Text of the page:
This act “created The Federal Refugee Resettlement Program to provide for the effective resettlement of refugees and to assist them to achieve economic self-sufficiency as quickly as possible after arrival in the United States.” It incorporated concepts from the United Nations’ Universal Declaration of Human Rights. Our intentions were good, although our actions should be examined.
“owing to well-founded fear of being persecuted for reasons of race, religion, nationality, membership of a particular social group or political opinion, is outside the country of his nationality and is unable or, owing to such fear, is unwilling to avail himself of the protection of that country; or who, not having a nationality and being outside the country of his former habitual residence as a result of such events, is unable or, owing to such fear, is unwilling to return to it.”
This definition holds no trace of immigrant opportunism. The current conflicts in Syria, Iraq, Sudan, Burma, Yemen, Colombia, and other war-torn regions have produced 60 million refugees who fear for their lives. They are identifiable by any number of the above criteria. They are not “just peasants coming to the US for a welfare card and a Cadillac,” as Salvadorans were portrayed by officials during the Reagan Administration. However, if we blur the distinction between economic immigrants and political refugees, then we can dismiss our obligation to them. If we confuse other definitions—such as internal civil war vs. outside aggression or multi-national conflict—we can dismiss their problems as well: “Not my problem.”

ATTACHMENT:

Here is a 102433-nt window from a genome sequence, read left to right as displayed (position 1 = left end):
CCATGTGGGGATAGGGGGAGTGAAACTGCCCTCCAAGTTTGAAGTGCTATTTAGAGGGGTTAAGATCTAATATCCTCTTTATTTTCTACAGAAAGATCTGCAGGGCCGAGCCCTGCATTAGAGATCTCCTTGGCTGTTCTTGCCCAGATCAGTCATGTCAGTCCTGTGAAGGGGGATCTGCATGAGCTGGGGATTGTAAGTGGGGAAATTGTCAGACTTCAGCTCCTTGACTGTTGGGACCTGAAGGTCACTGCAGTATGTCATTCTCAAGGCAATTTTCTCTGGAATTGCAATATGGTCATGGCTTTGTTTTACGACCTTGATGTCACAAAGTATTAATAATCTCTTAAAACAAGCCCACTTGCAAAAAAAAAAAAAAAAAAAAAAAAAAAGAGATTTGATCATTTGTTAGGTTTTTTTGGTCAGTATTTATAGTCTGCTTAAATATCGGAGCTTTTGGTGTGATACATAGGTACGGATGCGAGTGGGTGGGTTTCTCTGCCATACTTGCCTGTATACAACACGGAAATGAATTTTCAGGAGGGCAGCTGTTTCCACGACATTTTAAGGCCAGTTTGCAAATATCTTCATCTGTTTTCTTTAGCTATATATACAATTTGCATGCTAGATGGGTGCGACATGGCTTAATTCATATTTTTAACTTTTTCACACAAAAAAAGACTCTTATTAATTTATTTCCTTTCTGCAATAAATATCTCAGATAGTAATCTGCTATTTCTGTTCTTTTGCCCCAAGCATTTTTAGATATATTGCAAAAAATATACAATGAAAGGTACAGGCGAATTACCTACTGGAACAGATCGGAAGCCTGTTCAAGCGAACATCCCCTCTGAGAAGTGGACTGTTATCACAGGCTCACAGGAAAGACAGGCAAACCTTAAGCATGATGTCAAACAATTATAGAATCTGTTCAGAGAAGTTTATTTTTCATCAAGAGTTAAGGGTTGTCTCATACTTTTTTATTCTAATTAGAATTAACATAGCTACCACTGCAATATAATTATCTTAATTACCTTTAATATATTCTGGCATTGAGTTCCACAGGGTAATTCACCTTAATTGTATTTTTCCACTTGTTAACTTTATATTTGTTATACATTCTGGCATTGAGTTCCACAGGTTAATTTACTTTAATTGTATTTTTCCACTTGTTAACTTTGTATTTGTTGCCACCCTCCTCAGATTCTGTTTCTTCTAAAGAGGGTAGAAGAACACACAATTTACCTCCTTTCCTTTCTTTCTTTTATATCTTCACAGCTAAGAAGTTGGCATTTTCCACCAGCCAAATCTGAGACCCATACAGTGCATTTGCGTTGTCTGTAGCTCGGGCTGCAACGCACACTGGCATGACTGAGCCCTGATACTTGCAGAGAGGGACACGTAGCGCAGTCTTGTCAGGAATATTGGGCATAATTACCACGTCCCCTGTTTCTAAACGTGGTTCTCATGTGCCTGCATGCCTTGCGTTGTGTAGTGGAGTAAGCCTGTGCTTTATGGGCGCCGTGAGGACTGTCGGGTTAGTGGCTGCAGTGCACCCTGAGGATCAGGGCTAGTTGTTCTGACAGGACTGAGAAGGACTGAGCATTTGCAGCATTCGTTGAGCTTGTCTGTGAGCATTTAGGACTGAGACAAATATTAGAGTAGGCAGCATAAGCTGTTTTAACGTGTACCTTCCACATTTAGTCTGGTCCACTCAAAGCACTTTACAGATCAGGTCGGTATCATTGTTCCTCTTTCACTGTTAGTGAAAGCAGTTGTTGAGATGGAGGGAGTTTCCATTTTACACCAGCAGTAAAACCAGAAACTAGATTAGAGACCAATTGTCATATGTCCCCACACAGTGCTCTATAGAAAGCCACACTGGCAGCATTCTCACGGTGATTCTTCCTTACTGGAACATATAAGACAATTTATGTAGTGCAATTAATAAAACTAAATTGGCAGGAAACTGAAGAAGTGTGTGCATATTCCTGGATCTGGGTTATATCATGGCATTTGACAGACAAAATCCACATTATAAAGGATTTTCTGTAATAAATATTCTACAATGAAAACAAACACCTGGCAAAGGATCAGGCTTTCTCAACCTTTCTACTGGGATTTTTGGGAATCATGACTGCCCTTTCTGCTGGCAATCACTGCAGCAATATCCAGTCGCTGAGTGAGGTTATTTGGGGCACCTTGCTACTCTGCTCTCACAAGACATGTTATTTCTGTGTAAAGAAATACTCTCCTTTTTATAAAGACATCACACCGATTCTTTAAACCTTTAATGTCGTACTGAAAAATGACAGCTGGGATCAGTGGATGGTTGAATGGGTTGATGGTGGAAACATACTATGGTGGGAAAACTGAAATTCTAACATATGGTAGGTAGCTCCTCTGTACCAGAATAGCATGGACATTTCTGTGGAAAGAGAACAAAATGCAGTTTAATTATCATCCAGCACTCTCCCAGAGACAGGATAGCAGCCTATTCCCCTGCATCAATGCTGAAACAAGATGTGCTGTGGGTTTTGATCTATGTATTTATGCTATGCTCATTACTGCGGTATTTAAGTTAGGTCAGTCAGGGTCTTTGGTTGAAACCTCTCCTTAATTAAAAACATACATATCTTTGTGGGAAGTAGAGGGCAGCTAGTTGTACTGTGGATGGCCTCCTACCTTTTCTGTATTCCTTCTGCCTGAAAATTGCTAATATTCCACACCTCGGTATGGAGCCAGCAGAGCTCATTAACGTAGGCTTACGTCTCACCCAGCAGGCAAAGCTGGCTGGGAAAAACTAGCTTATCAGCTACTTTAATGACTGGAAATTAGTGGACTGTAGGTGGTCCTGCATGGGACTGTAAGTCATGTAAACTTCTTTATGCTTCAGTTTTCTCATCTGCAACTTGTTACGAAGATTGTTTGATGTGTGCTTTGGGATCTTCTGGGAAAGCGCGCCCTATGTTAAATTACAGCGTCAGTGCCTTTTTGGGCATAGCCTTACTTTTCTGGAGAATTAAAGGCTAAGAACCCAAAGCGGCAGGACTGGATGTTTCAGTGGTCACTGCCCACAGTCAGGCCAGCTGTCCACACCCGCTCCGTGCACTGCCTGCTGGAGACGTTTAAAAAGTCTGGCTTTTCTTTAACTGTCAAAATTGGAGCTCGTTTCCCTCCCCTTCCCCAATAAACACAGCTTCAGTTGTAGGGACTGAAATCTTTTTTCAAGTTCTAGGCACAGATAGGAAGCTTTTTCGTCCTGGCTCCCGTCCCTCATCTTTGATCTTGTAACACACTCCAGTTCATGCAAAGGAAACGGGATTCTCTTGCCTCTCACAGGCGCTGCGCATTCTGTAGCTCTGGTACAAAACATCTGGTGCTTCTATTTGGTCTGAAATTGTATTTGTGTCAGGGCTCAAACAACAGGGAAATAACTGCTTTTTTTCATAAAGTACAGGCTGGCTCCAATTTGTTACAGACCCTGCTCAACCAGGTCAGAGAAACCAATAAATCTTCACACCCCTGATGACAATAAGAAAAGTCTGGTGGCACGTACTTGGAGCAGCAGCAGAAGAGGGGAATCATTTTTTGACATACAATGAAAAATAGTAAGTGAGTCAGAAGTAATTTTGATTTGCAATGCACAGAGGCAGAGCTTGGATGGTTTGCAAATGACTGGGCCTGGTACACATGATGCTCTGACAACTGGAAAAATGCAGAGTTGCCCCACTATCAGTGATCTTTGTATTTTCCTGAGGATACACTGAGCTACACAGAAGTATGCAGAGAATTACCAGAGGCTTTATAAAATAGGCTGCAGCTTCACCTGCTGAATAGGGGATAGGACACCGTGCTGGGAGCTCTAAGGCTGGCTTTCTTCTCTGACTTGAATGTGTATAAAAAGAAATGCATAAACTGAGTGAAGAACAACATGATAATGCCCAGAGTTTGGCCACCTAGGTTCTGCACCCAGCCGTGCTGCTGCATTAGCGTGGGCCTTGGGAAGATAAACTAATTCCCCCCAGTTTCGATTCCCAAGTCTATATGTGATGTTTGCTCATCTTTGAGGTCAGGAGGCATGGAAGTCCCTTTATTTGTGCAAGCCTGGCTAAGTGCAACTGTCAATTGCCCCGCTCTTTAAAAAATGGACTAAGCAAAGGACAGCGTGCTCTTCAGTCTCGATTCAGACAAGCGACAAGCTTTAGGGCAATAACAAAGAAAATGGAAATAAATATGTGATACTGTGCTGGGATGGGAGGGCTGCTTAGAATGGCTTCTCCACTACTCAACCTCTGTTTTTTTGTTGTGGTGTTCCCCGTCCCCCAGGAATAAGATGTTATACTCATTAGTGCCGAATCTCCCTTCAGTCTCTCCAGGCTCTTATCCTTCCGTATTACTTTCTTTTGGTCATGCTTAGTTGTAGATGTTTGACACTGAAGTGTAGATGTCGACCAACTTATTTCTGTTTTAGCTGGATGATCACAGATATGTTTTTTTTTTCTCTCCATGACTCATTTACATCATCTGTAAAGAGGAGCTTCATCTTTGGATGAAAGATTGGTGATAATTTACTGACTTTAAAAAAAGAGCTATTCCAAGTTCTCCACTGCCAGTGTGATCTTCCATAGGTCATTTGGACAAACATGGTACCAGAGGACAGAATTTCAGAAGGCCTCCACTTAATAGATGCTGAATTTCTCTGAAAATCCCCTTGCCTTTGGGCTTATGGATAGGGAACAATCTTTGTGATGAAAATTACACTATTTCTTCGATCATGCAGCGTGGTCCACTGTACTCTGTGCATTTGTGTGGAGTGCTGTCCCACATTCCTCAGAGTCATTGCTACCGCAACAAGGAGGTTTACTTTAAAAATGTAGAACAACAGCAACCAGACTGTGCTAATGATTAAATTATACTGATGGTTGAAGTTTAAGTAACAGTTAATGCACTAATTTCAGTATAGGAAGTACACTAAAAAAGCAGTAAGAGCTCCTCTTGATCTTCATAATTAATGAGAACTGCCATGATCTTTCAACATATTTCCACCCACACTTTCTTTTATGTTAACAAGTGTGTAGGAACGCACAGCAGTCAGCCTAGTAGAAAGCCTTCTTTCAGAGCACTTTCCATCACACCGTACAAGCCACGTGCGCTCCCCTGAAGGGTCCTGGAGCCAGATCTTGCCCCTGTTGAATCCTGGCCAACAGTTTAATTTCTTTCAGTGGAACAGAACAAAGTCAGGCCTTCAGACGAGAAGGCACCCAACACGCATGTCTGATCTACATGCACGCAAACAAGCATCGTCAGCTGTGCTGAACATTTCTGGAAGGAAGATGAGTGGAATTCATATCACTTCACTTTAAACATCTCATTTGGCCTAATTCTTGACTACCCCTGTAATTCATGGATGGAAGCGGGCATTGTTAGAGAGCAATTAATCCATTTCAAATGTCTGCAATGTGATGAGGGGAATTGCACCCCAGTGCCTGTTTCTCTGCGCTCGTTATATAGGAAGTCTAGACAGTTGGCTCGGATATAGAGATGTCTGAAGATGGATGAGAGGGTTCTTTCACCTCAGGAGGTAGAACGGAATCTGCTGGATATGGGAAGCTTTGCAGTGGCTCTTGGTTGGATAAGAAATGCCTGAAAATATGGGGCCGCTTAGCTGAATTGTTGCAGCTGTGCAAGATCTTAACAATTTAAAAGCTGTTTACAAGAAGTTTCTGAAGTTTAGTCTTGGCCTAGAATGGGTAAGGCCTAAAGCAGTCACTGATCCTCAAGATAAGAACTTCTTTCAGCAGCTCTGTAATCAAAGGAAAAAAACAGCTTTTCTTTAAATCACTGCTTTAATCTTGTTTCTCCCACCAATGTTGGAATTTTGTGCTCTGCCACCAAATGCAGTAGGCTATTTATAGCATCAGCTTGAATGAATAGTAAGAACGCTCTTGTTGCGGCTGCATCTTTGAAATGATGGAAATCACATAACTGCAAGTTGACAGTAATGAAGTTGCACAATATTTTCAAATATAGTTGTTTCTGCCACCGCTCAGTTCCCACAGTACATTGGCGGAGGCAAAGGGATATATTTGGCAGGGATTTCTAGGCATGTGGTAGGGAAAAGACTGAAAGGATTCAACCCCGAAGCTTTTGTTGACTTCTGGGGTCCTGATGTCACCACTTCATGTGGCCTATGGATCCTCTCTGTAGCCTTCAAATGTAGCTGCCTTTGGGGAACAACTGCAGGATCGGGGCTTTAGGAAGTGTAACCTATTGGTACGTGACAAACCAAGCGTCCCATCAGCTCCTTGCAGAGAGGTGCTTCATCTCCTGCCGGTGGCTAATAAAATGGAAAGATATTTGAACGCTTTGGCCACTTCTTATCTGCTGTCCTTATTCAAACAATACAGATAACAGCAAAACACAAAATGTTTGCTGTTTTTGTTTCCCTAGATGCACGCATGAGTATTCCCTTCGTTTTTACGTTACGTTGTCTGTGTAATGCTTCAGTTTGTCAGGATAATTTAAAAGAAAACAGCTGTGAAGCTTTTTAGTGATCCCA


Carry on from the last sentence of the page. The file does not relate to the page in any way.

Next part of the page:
This potential dismissal also has been addressed by another document in the canon. The Cartagena Declaration, issued by the Organization of American States in 1984, enlarges the concept of refugee to include “persons who have fled their country because their lives, safety or freedom have been threatened by generalized violence, foreign aggression, internal conflicts, massive violation of human rights or other circumstances which have seriously disturbed public order.” With great sagacity they illuminated our tendency towards slippery ethics.
In the best of cases, a nation will freely open its doors to refugees, like Germany, Sweden, Lebanon, and Turkey are doing for Syrians. But should a nation fail to be a good neighbor, private citizens and institutions defy their governments in deference to their own humanity.
Humanitarian action undertaken by individuals and churches was the wellspring of the Sanctuary Movement in the 1980s. US-backed civil war in El Salvador displaced over a million Salvadorans; 30,000 of them actually fled the country seeking asylum. Refugee camps were set up to receive them in Tapachula, on Mexico’s southern border, but the war’s violence still found them. Therefore, many Salvadorans sought asylum in the US. Our government was not interested, however—in clear violation of the Declarations and Protocols the US had signed and ratified.